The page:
Патент USA US2130547код для вставки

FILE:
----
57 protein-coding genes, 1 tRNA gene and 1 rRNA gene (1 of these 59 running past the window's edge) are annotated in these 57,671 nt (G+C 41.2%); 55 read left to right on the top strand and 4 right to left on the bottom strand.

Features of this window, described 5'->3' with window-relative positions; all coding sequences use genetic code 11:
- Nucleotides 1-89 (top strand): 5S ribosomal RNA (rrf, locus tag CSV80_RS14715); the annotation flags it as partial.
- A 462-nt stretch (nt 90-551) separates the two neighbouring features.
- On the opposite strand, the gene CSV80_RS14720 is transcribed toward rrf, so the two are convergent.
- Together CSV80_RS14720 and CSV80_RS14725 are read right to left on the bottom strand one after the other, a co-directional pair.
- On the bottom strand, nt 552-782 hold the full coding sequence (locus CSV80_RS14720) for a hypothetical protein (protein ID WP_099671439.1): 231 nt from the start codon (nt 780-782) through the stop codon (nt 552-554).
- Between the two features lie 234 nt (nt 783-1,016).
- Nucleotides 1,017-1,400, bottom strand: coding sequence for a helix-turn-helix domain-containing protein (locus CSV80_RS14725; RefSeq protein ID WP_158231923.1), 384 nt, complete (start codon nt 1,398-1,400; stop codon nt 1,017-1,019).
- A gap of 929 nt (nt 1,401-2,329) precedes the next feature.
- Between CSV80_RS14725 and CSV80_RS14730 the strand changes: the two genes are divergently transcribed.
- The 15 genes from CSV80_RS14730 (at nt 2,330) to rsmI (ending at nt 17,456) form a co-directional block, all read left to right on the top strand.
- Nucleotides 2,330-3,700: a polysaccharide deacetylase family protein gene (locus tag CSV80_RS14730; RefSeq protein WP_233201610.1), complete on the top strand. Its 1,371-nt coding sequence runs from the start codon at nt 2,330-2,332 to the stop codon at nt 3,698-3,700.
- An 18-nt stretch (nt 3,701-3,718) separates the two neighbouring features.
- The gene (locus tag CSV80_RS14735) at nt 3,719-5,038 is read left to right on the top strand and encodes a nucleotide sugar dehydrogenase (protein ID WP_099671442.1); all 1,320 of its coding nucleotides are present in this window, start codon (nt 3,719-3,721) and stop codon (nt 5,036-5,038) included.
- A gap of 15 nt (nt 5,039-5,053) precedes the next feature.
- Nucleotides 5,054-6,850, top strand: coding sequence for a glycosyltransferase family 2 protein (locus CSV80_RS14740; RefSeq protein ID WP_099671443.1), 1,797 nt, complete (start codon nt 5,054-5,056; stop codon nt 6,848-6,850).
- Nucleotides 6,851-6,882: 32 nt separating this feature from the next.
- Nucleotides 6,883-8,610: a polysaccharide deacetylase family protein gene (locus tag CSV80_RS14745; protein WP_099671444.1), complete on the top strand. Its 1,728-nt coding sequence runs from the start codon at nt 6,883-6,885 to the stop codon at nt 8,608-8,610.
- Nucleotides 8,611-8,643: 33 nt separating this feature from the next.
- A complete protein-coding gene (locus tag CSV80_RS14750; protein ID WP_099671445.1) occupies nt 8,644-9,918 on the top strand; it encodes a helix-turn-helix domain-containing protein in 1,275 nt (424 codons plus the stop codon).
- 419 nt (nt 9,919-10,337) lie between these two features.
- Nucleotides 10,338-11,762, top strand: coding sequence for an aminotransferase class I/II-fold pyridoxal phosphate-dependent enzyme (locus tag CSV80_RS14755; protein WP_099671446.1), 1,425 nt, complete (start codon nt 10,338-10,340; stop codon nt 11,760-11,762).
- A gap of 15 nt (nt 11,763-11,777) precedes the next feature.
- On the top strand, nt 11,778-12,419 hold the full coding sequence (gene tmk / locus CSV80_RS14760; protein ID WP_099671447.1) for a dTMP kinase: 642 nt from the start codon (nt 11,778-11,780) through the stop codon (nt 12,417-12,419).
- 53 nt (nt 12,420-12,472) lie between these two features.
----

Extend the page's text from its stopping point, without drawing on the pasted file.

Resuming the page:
Sept. 20, 193%. ' 1.. L. IRVIN 2,130,547 PARACHUTE HARNESS ' Original Filed May _l4, 1934 4 Sheets-Sheet l INVENT LE 5H2 L. Irvin Sept. 20, 1938. 1.. LIIRVIN 2,130,547 PARACHUTE HARNESS Original Filed May 14‘, ‘1934 4 Sheets—Sheet 2 INVENTQR Leslie 1... Irvin Sept. 20, 1938. L'. L. lRVlN 2,130,547 PARACHUTE HARNESS vOriginal Filed May 14, 19.34 E3 4 Sheets-Sheet 3 FIG. ‘51. 6/ 0 Ia Mn W ” ‘\ .1 FEG. 15. 41 E EU % v E V L a r Ii m. O R ATTORN Y5 Sept 20, 1938. L. 1.. lRVlN ' 2,130,547 PARACHUTE HARNESS Original’ Filed May 14, 1934 4 Sheets-Sheet 4 INVENTOR _LE51"LE L . Irvin ‘BY I ~ 44/ / ATTOR Ev? 2,130,547 Patented Sept. 20, 1938 UNITED STATES PATENT OFFICE 2,130,547 PARACHUTE HARNESS Leslie L. Irvin, Letchwortli, England, assignor to Irving Air Chute Company, Inc., Buffalo, N. Y., a corporation Original application May 14, 1934, Serial No. 725,646. Divided and this application April 30, 1938, Serial No. 205,349. In Great Britain June 28, 1933 13 Claims. (Cl. 244-151) The present application is a division out of my preferred form of parachute harness associated application Serial No. 725,646, ?led May 14, 1934. with the parachute equipment of the present in The present invention relates to an improve ment in harnesses particularly well adapted for wear by individuals without the necessity of plac ing straps between the legs of the wearer; thus rendering it particularly suitable for use by wom ' 5 en. ' ' Figure 6 is an enlarged cross sectional view taken through an adapter connection of a back strap with a lift web, showing the improved as sociation thereof, so as to insure automatic tight ening of the harness upon the wearer as the load . A further object of this invention is the pro 10 vision of an improved harness adaptable for use in connection with an improved type of para chute chair. A further object of this invention is the provi sion of an improved parachute harness which 15 consists of a main supporting sling in which the parachutist sits, much as in a swing, during a is taken by the parachute during a. parachute descent, substantially on the line 6—6 of Fig 10 . ure 5. Figure '7 is a fragmentary perspective view showing an improved connector for adjusting the lap strap of the harness to the stature of the wearer. ' adapter of Figure 7 and the association of straps ent #1560366. therewith. However, the present harness said patent in that a harness attaching loop of an adjustable nature is secured to the seat por tion of the main sling so as to obviate the neces sity of passing leg straps between the legs; the said loop consisting of strap portions passing around the outer sides of the legs or about the hips of the wearer and having means to adjust ably tighten the same in harness securing rela tion upon the legs, instantly and without liability of loosening, so that the seat portion of the 30 sling is maintained in proper position beneath the seat of the wearer. - A further object of this invention is the provi sion of an improved parachute harness having means for automatically tightening the harness upon the wearer at the time that the load is taken by the deployed parachute canopy during 15 > Figure 8 is a cross sectional view showing the parachute descent, such as set forth in U. S. Pat constitutes an improvement over the harness of . Figure 9 is a cross sectional view taken through details of the harness at the seat thereof, sub 20 ~ stantially on the line 9--9 of Figure 5. Figure 10 is a fragmentary perspective view of a portion of the chair seat, showing side pocket ing means for maintaining parts of the harness in inconspicuous and concealed position, the 25 pocket being partially open to expose the manner in which the harness is maintained therein. Figure 11 is a cross sectional view taken through the seat portion of the harness, showing a pre ferred association with a cushion or seat pad of 30 the chair, and the means by which a seat pack may be associated therewith. Figures 12 and 13 are cross sectional views taken through a rip cord ring and its pocket, showing the improved association of the latter 35 in adjustable sliding relation upon a strap or * web of the harness. a parachute descent. Other objects and advantages of this invention will be apparent during the course of the follow ing detailed description. Ll vention. Figure 14 is a detail view of the connection be tween the back strap and associated riser web _ in secured relation with the back pad orv cushion. 40~ In the accompanying drawings, forming a part of this speci?cation, and wherein similar refer ence characters designate corresponding parts Figure 15 shows a pad which may be used with the breast strap coupling means to insure the throughout the several‘ views, . Figure 1 is a perspective view of an improved Figure 16 is a fragmentary perspective’view of a modi?ed form of harness wherein the back 45 parachute chair with a pack and the improved harness in their normal inconspicuous associa differently associated with the seat portion of tion with the chair details. the U-shaped sling than shown in the form of . Figures 2 and 3 show successive steps in the TI) application, of the harness upon a wearer. Figure 4 shows a woman in standing position (after arising from the chair) with the harness, _ padding, and‘ parachute pack, attached to her body. Figure 5 is a fragmentary perspective view of a comfort of the wearer. _ straps and the adjustable loop lap straps are harness of Figure 5. In the drawings, wherein for the purpose of illustrationv are shown preferred and modi?ed forms of the invention, the letter A may generally designate an improved parachute chair, which may include thelchair proper B; padding C, a 50. ' 2 2,180,547 parachute pack D, and the improved harnesses E or F. , The chair proper B may be of any approved type, such as conventionally used for aircraft of any nature whatsoever. As is usual the chair may be made as light as possible and by way of example may include a seat construction 25 and a back 26. The seat 25 may be reinforced by suitable marginal tubing 21 interconnected in any 10 approved manner. with the legs 28 and bracing 28, and it may also be connected with the back 28 which may be of any approved construction whatsoever. The chair may be formed to accom modate a back pack such as set forth in U. S. 15 Patent #1,899,668, and co-p‘ending application, Serial No. 717,836, or which may be'shaped to accommodate a seat pack. In the latter event the seat construction 25 includes a well or cham ber 88 to receive the parachute pack D therein. This‘well may be suitably apertured to provide ventilation, etc., and the‘ walls may be sloped to permit the ready detachment of the parachute pack when the wearer arises from the chair. The chairframe includes suitable stationary 25 arm rests 8| and'82, which may be of any ap proved nature, but which are preferably uphol stered or otherwise constructed so as to provide pockets at the inner sides thereof wherein details of the body harness may be pocketed and received 30 in a manner to be subsequently described. , Of course the entire chair may be suitably covered with leather or other material to finish ‘the appearance of the same. The top of the back 28 is provided with a suitable skirt, or harness and back cushion pocket 88, which is open at the bottom, and which receives the upper portion of the harness and the upper part of the back pad or. cushion therein in a releasable manner. A head rest may be provided upon the fore part of 40 the skirt, if desired. Referring to thevpadding or upholstery of the chair C, the same includes a back cushion or pad 85 and a seat cushion or pad 88. These cushions may be connected together if desired, or they may be separate. They are padded in any approved manner and ?exibly conform to the contour of the back and seat of the chair proper. A novel) feature of construction is the provision of side ?aps 88, in the nature of pads, which are secured either to the back or seat .cushions 85 and 88, or to both of them, as desired. These side pads or ?aps are provided to cover'the pocket openings in the arm rests 8| and 82, and are provided with parts of “lift-the-dot" fasteners 88, the com plementary parts of which are attached to the arms 8| and 82 along the fore and top margins thereof, surrounding the ‘ respective pockets. These “lift-the-dot" fasteners are so positioned that, when the harness is being applied to the wearer, they will readily snap open due to fore pull upon the riser webs ‘of the harness. The parachute packd) is generally of the nature set forth in U. 8. Patents #1,340,423; 1,403,983, and‘ 1,554,192. It includes a semi-rigid supporting wall forming part of the container having means thereon by which it may be attached to the ‘seat strap of the harness, in the case of a seat pack, or to the back straps of the harness in the ease of a back pack. The pack may also function as handle 48 of the nature set forth in U. 8. Patent 1,758,795 and pocketed in a manner similar to that shown in said patent. This pocket is pref erably adjustable upon the harness in a manner which will be subsequently set forth. Referring to details of the improved harness E, shown in Figures 1 to 6 inclusive of the drawings, the same preferably includes a U-shaped sup porting sling 88 having a seat 8| and right and left side riser portions 82 and 88, which are 10' adapted to extend upwardly along the sides of the wearer. The seat portion 8| and riser pork tions 82 and 88 are formed of double thicknesses of webs stitched together, although a single thickness of webbing, if of sufiicient length, may 15 be used. Each riser web 82and 88 terminates in a pair of relatively independent suspension lines. Thus the riser web 82 at a point to the rear below the shoulders of the wearer is provided with the pair of suspension lines 84 and similarly the riser 20 web 88 is provided with the pair of suspension lines 85. These suspension lines 88 and 85 all ter minate in D-rings 88 to which the shroud lines‘ of the ‘parachute are connected in well-known manner. Back straps 88 and 81 are provided, which may be connected in any approved manner to the seat 8| of the sling. Thus, in the harness E these back straps 88 and 81 are contiguous with the seat of the sling; themselves providing a seat portion 8|‘ which lies below and is stitched to the seat portion 8| of the sling Proper 88. The back straps 86 and 81 of course extend outwardly beyond the seat portion 8| and thence extend upwardly to the rear of the sling diagonally in converging relation, crossing at a point 88 either with a slip loop connection, or permanently stitched, as de sired. These back‘ straps 88 and 8'! are ‘each formed of a double thickness of webbing stitched together, although a single ply webbing maybe used if found suitable. The back straps 88 and 81 at their terminals are provided with metal coupling rings or loops 88 and 8|, which are in the nature of adapters or slip rings through which the riser webs 82 and 88 are respectively slidably adjusted. In view of the fact that the metal adapters or coupling parts 88 and 8| take a material part of the load, they are made of appropriate strength, and secured to the ends of the back straps by passing the ends of each of the straps through the respective buckles and stitching the ends to the portions of the back straps which they over lie, as shown at 88 in Figure 8 of the drawings. As before mentioned the riser webs 82 and 88 at the shoulders thereof are respectively threaded through the adapters 88 and 8|. To prevent un duly free sliding movement of said riser webs through the adapters I have provided improved means to retain a desired adjustment in such manner that, with the required manual ei‘l'ort, the riser webs may slide through their respective adapters to automatically provide the required adlustment in adapting the harness to the stat ure of the wearer. To that end, for each back strap, a length of webbing 88 is appropriately se cured by stitching 88 to the upper end of the back strap at a point between the adapter and the body of the wearer, that is, at the inside of the back strap. This webbing 88 isv extended up 70 a detachable emergency pack, or it may serve as a wardly beyond the adapter with which it is re 70 lap pack or chest pack in accordance with con struction which is well known in the parachute art. As is usual ‘the parachute container is re leasably held closed by fastening means which in cludes a rip cord 82 terminating in a rip cord spectively associated and has a band or loop 85 ‘ stitched thereto as at 88. These loops 85 are fric tionally slidable along the riser webs 82 and 88. It is quite apparent that when sliding movement 1‘ 2,130,547 3 takes place between the adapter and the riser‘ coupling, towards and away from the snap por- , web which extends therethrough, the band 95 will have to be slid along the same riser web. Due to close ?tting of the bands or loops 95 a frictionally retard movement of the riser webs occurs. This opposition oifers the necessary resistance to in advertent free sliding movement between the up per ends of the back straps and the riser webs. It is also to be noted that the webs 94 will protect 10 the wearer from any pinching or uncomfortable pressure of the adapters against his or her body. As to the application of the harness, as thus far described, the wearer sits in the harness, as in a swing, with the back straps crossing between 15 the shoulders and the adapters 99 and 9| lying to the rear just below the shoulders of the wearer, although the adapters may lie to the front of the wearer below the shoulders if desired, with safety. In order to prevent the wearer from falling tion I II. The strap H4 is threaded through the opening of the eye I I8, and through an eye open ing I20 of the cross bar II9 doubled- over the cross bar and returned through the opening of the eye I I8, doubled upon itself. The free end of the strap I I4 is then threaded through a band or loop I 2| to hold the same upon the body portion of the said strap. The cross bar I I9 straddles across the eye of the opening II8, resting upon opposite 10, side bars of said eye; the said cross bar being suitably reduced and shouldered at its ends at I23 so that the lower portion of the cross bar fits snugly between the said side bars in the eye open ing and cannot readily be displaced, although 15 permitting free sliding thereof between opposite bar portions of the said eye. Of course, the snap hook I I1 is detachable with respect to the D-ring H2 in order to form a leg encircling loop out of straps I I0 and I I4. Merely by pulling on the free 20 through the sling 80, coupling means is provided 20 to support the riser webs 82 and 83 upon the end of the strap H4 restricts the loop opening, wearer at the breast or waist. This coupling without any possibility of slackening. That is means may be of any approved character, as for due to the tendency of the cross bar I I9 to wedge instance, a belt. In the approved form, however,‘ the upper portion of the strap H4 against the I preferably provide short lengths of straps ofv bar portion H8a of the eye II8 when there is 25 25 webbing I00 having complementary coupling any tendency to expand the loop formed by the parts IIlI and I02 at the ends thereof. If desired straps I III and H2.‘ However, by pulling upon the a pad I03, shown in Figure 15, may be secured free end of the strap II4 this tendency is over to one of these coupling parts to lie between the come slightly due to the fact that such pulling movement will tend to slide the bar H9 towards 30 said coupling parts andthe body of the wearer, in order to protect the body of the wearer and the opposite side bar .of the eye opening, so that the loop opening formed by the straps H0 and\ insure comfort upon application of the harness. H4 may be further restricted. As soon as the Improved means is provided to retain the lower pulling force is removed from the free end of the portion of the harness, at the seat thereof, upon strap H4 the tendency to expand the loop open 35 the body of the wearer, so that the seat strap 8| formed by these straps, after constriction will extend truly under the seat of the wearer in ing about the legs of the wearer, will automatically order to permit the wearer to sit in the harness, cause the cross bar to tighten the strap and thus as in a swing, during a parachute descent. It includes an adjustable strap arrangement which hold the harness upon the body in proper position. If desired the surface of the cross bar I I9 may be encompasses the legs of the wearer at or below 40 the hips, without extending between the legs of suitably milled or roughened to offer increased . the wearer. Thus it is particularly well adapted resistance to the slipping of the strap I I4. In order to insure that the seat strap BI of for women and very efficiently and safely main the harness will always be positioned upon the tains the seat strap in position for proper use. A chair in proper relation to the individual sitting strap III] is connected to the seat strap 8| as at in the chair, so that it will pass beneath the I I I, short of the end of the seat strap. This strap seat of the wearer in order that he or she may IIIJ isyconnected in acute angled relation to the - sit in the harness as in a swing during a para axis of the seat strap and is adapted to fold about chute descent, the seat strap is connected to the the outer side of the left leg of the wearer. At its seat cushion 36. Preferably this is e?ected by free end it is provided with a coupling I i 2, which may be the ring portion of the coupling, or any passing the seat strap 8| through the cushion, other part of any other type of coupling than that preferably in a suitable tunnel beneath the top of the cushion, so that it extends from shown. Another strap H4 is similarly connected covering opposite sides of the cushion. Under these cir at H5 at the opposite end of the seat strap 8!. This strap H4 has an adjustable coupling H6 at cumstances the seat strap cannot slide for and 55 aft of the cushion. _ its free end, which is adapted to detachably inter ' The'parachute p'ack D is secured beneath the connect with the coupling part H2. The strap H4 is adjustably connected to this coupling H5 cushion 36, preferably by means of webbing or so that the straps H0 and H4, when connected straps I30 which are suitably stitched to the body together by said coupling devices, may be held of the container of the pack and extend through 60 60 tight about the legs of the wearer to hold the suitable openings or slots in the cushion and being in turn secured to the seat strap 8|, either position of the harness upon the wearer as afore mentioned. A pull upon the end of strap I I4 will by stitching or by any releasable means desired. Of course the load is not taken upon any portion tighten the connection. The coupling II2 has a rearwardly projecting of the container when the parachute canopy 65 deploys and it is only essential that the webbing tongue, indicated at II2a between the over-folded I39 hold the pack in its packed condition, upon parts of the strap III], in order that the coupling the cushion and to the seat strap, as shown in H2, which is preferably a D-ring, will always lie Figure 11. In the case of a back pack the pack in position for quick ‘attachment to the snap fas may be similarly secured to the back cushion or 70 tener portion III of the coupling H6. 70 back straps of the harness. As shown in Figure 7 or‘ the drawings the cou The back straps 86 and 81 of the harness, and pling H6 includes the snap fastener portion Ill also the suspension webs leading into the para and the slotted coupling or eye portion II8. A chute pack, are disposed belnnd the back cushion snap securing cross bar H9 is provided, slidable 35. ‘In order that they may properly hold their across the eye opening of the portion H8. of the 4 2,180,547 position behind the back cushion 35, so that the tained in that position when the wearer releases latter may serve as a pad between the harness the free end of the strap II4, due to clamping of the coupling bar II9. Next the operator slips straps and the body of the wearer, a cross web I3I is secured at its ends to the sides of the back pad 35. Upon the rear of the said back pad each of the back straps extends beneath the his or her shoulders in turn under the exposed riser webs 82 and 83. The adapters 90 and 0| have preferably previously been adjusted to suit web I 3|, although the suspension webs do not the aviator or passenger and the loops formed extend beneath the same. The back straps may be secured in any other approved manner to the bythe riser webs and back straps will embrace '10 back pad, preferably detachable therefrom. Furthermore the back cushion 35 along the upper margin thereof is provided with elastic loops I33, through which the riser webs 82 and 83 are s1id~ ably extended. This securely locates the shoul ll der portions of the riser webs in relation to the back pad 35, so that there is no liability of slipping of the said riser webs or shoulder por tions into improper position with respect to the chair cushion. The adapters 30 and 3| lie to the rear of these elastic loops I33, so that no material part of the load will be placed thereon. The rip cord handle 43, as before mentioned, is of a nature similar to that'set forth‘ in my U. S. Patent #1,758,795, and the pocket I40 to receive the same is of a nature similar to that described in said patent, except that the said pocket is attached to a band or loop of fabric “I which is slidable upon the left riser web 83 of the har ness. This sliding of the pocket .upon the har ness permits the adjustment of the harness to wearers of varying stature and disposition of the rip cord ring or handle in the proper posi tion upon the harness. Of course the pocket may be located in other positions upon the har ness than the riser web, such as upon a belt, but it is preferably adjustable in a similar manner. ' It is quite obvious from the foregoing that the parachute harness and pack may be located in conspicuously upon the chair, yet in such manner that a wearer may instantly apply the harness upon his or her body. In normal condition the seat pack is in the well or chamber 30 of the chair beneath the cushion 36, and the back cushion or pad 33 together with the upper por tion of the harness associated therewith is re leasably disposed in the pocket formed by the skirt“ 33 which is hooded over the upper end of the chair. The lower portions of the riser webs, the shoulders of the wearer. Preferably the harness is adjusted to dimensions somewhat too 10 small for the intended wearer,- so that in the course of putting on the harness the shoulder loops formed by the back straps and riser webs will automatically increase in size, due to slid ing of the riser webs through the adapters 90 15 and III, as above mentioned. In the course of passing the shoulders through the lift webs of the harness the rear pad 35 will be drawn for wardly and of course the portion of the pad 35 and the harness under the skirt 33 will be drawn 20 therefrom. Also the lower portions of the riser webs will be urged sufficiently forward to open the flaps 38 and draw the breast straps I00 therefrom. The couplings IN and I 02 are then interconnected in the step of applying the har 'ness illustrated in‘ Figure 3. The harness is now secured upon the wearer and when the necessity arises the wearer may leave the chair, and of course since neither the seat andback pads of the harness, or pack is at 30 tached to any of the chair proper, the wearer may readily arise to the position shown in'Fig ure 4. After jumping from the aircraft the rip cord is pulled in accordance with conventional prac tice. When the parachute canopy becomes def ployed the suspension webs tl-and 85 will of course be pulled taut and this will draw the adapters 90 and 9| upwardly to tighten the harness upon the wearer in a manner which has 40 been above described, and which will be apparent from Figures 5 and 6 of the drawings. The main load of- course will be taken upon the seat strap 8| of the sling either distributed through the back straps or through the riser webs, or both, according to the position of the adapters 30 and 3| upon the wearer. It is of importance that the straps H0 and I“ leave the seat strap at the proper angle.’ Such together with the lower portion of the back strap angle is preferably acute to the axis of the lap extend loosely into the pockets of the arm rests strap extended, so that a straight wrapping 50 30 and 3|, together with the strap ends I00 and’ around the legs is obtained. This is found to their respective adapters, wherein they are materially increase the e?icienty of support at pocketed releasably by means of the closures 30. forded, as well as the comfort of the harness These closures of course comprise part of the upon the wearer, and the seat strap will be padding as before mentioned. Suitable other e?iciently maintained under the seat of the 55 side pockets III (shown in Figure 1 of the draw wearer without the necessity of passing the leg ings) are provided upon the chair, to receive the straps between ‘the legs of the wearer, as is straps III and Ill. Only one of. these pockets the case with the standard parachute harness. is shown, although another similar one is dis In the form ,of harness F illustrated in Fig posed at the opposite side of the chair. In this ure 16 many of the features of the above de manner the only parts of the harness which can ‘ scribed harness are embodied, and wherever prac be seen in the chair in normal condition are tical similar reference characters have been ap_. intermediate sections of the riser webs between plied to both harnesses E and F. However, in the the lower end of the skirt "and the closure form of harness F the back straps 00' and 01', (I5 flaps 33. instead of forming a loop stitched beneath and when the necessity for applying the harness along the seat strap II, extend transversely to arises the user withdraws the straps II. and Ill the axis of the seat strap 0|, preferably being from the pockets I I0, interengages the coupling positioned between and stitched to the web por 70 parts III and III thereof and pulls tightly upon tions of the seat strap 8], at I60 (see Figure 16). 70 the free end of the strap I“, as shown-in Figure This positions the portions of the back straps 2 of the drawings. to tighten the lap or leg en 06‘ and 01‘ (adjacent the seat strap II) closer circling -loop of the harness about the wearer. together, so that there is less liability of the This pulls the seat portion II of the harness wearer falling rearwardly through the harness. vIn the form of harness F the lap strap is formed 75 11a firmly beneath the wearer, and it will be main 2,180,547 _ 5 of a continuous piece which is extended parallel location that when the harness is on a wearer said adapters lie to the rear and slightly be beneath the strap 8|, at IBI, and stitched there to. The straps Ill]a and “4a are similar to the low the tops of the shoulders of the wearer, straps H0 and H4 of the form of invention E, other body attaching straps upon said U-shaped except that they extend parallel with the seat supporting sling, including a lap encircling strap strap BI and beyond the ends thereof. This form secured to the seat portion of the sling. 5. In a parachute harness the combination of of invention is suggested as being practical, and showing that it is possible to modify the harness a U-shaped supporting sling in which a wearer sits as in a swing during a parachute descent considerably and yet maintain the essential fea including a seat portion and side riser webs ter 10 10 tures of the harness, that is, the automatic tightening feature when the load is taken from minating in suspension lines to which the para chute is attached, back strap means connected the harness, and the improved means for se curing the lower portion of the harness about with said U-shaped supporting sling towards the lower portion thereof and extending upwardly the lower body of the wearer in order to main and having adapters secured at the upper ends 15 tain~the seat strap in proper position beneath 15 thereof, the riser webs being freely slidably dis the seat of the wearer. . I posed through said adapters at a location that Various changes in the shape, size, and ar rangement of parts may be made to the forms when the harness is on a wearer said adapters of invention herein shown and described, without lie to the rear and slightly below the tops of the shoulders of the wearer, other body attaching 20 departing from the spirit of the invention or the straps upon said U-shaped supporting- sling in scope of the claims. cluding a lap encircling strap secured to the seat I claim: 1. A parachute harness adapted for use with portion of the sling, having releasable coupling a chair‘ comprising a body attaching harness, means therein and means to manually tighten seat and back pads having the harness portions the same without releasing said coupling means. 25 6. In a parachute harness the combination of attached therewith to mount the harness in posi tion for emergency attachment to a wearer, said harness having riser webs extending over the top of the back pad, loops on the top of the back pad thru which said riser webs are slid able, and back strap means for the harness hav ing adjustable adapters secured to said riser webs rearwardly of the back pad loops. 2. A parachute harness adapted for use with 35 a chair comprising a body attaching harness, a U-shaped supporting sling in which a wearer sits as in a swing during a parachute descent including a seat portion- and riser webs, and other body attaching straps secured to said sling in 30 cluding a lap strap secured to said seat portion having releasable coupling means therein and manual means to tighten said lap strap about both legs of a wearer without releasinggsaid cou pling means. '7. In parachute harness the combination of a seat and back pads having the harness portions attached therewith to mount the harness in posi harness loop adapted to extend about the seat tion for emergency attachment to a wearer, said harness having riser webs extending over the 40 top of the back pad, loops on the top of the the wearer to the front over the lap of the wearer back pad thru which said riser'webs are slidable, back strap means for the harness having adjust able adapters secured to said riser webs rear wardly of the back pad loops, said loops being 45 elastically extensible. 50 ' 3. In a parachute harness the combination of a U-shaped supporting sling in which a wearer sits as in a swing during a parachute descent including a seat portion and side riser webs terminating in suspension lines to which the parachute is attached, back strap means con nected with said U-shaped supporting sling to wards the lower portion thereof and extend ing upwardly and having adapters secured there 55 to against free sliding movement in position so of a wearer and the outer sides of the legs of without passing between the legs of the wearer, 40 parachute attaching riser straps secured to said loop, said loop at the front of the wearer directly upon the lap of a wearer when in sitting posture having complementary coupling parts. 8. In parachute harness the combination of a 45 harness loop adapted to extend about the seat of a wearer and the outer sides of the legs of the wearer to the front over the lap of the wearer without passing between the legs of the wearer, parachute attaching riser straps secured to said loop, said loop at the front of the wearer directly upon the lap of a wearer when in sitting posture having complementary coupling parts, and means associated with the coupling parts and the straps to which attached for manually tightening the 55 that they will lie at a back of a wearer just loop without releasing said coupling parts with below the shoulders, the riser webs being freely slidably disposed through said adapters so that respect to each other. 9. A parachute harness comprising a loop when the harness is on a wearer the shoulders adapted to pass/ across the seat to the rear of a wearer around the outer sides of the legs of the 60 wearer and across the lap of a wearer and having 60 of the wearer upon- load application during a parachute drop will enable the harness to auto matically tighten upon the body of the wearer, ' coupling means therein without the disposition and other body attaching, straps upon said U shaped supporting sling. 4. In a parachute harness the combination of a U-shaped supporting sling in which a wearer sits as in a swing during a parachute descent including a seat portion and side riser webs terminating in suspension lines to which the 70 parachute is attached, back strap means con nected with said U-shaped supporting sling to wards the lower portion thereof and extending upwardly and having adapters secured at the upper ends ‘thereof, the riser webs being freely 75 slidably disposed‘ through said adapters at a of straps between the wearer's legs, other strap means secured to said loop and attachable to the 65 upper parts of the body of the wearer, and means for securing a parachute thereto. 10. In a parachute harness the combination of a load supporting sling having one end thereof provided with an adapter and the other end pro 70 vided with a suspension strap freely slidable through said adapter, and sleeve means on one of the ends of said sling frictionally slidably receiving the other end whereby to frictionally maintain the position of the adapter upon the 6 ‘2,180,547 suspension strap but during a parachute drop permitting free sliding movement of the strap adapted to pass across the seat to the rear oi a wearer around the outer sides of the legs of the _> . through said adapter for automatic tightening of j the sling upon the load. 11. In a parachute harness the combination of a sling including front riser straps and back wearer, without extending between the legs and riser straps, said front and back ‘straps terminat ing in shoulder straps at the shoulders of ‘a wearer, adapter means on one of said shoulder 10 straps at each shoulder of a wearer freely slidably across the lap of a wearer and having coupling means therein, other strap means secured to said loop and attachable to the upper parts of the body of the wearer, means for securing a parachute thereto, and adapter means holding said other strap means together for automatic tightening receiving the other shoulder strap at each shorul of said other strap means upon the body 01 a 10 wearer during. a parachute suspension of the der of the wearer therethrough, said other shoul wearer. der straps terminating in parachute connecting 13. In parachute harness the combination of a vharness strap loop adapted to be disposed about portions, and a friction sleeve on one 01' the 15 shoulder straps at each shoulder of the wearer the seat of a wearer, extended about the wearer's 15 i'rictionally receiving the other‘ shoulder straps therethrough whereby to frictionally maintain sides and over the lap, one end of said loop hav ing an adapter thereon and the other end or the ‘the adapter in an initial adjustment with re spect to the shoulder strap which is freely slid able therethrough and permitting automatic slip loop being slidable through said adapter, means for holding the adjustment or said last mentioned end of the strap as it is pulled through said ping ot the suspension strap through. the vadapter ’ adapter, and other body attaching strap means for automatic tightening of the harness upon the connected with said loop. wearer during a parachute drop. ' 12. A parachute harness comprising a loop ‘ LESLIE L. IRVIN.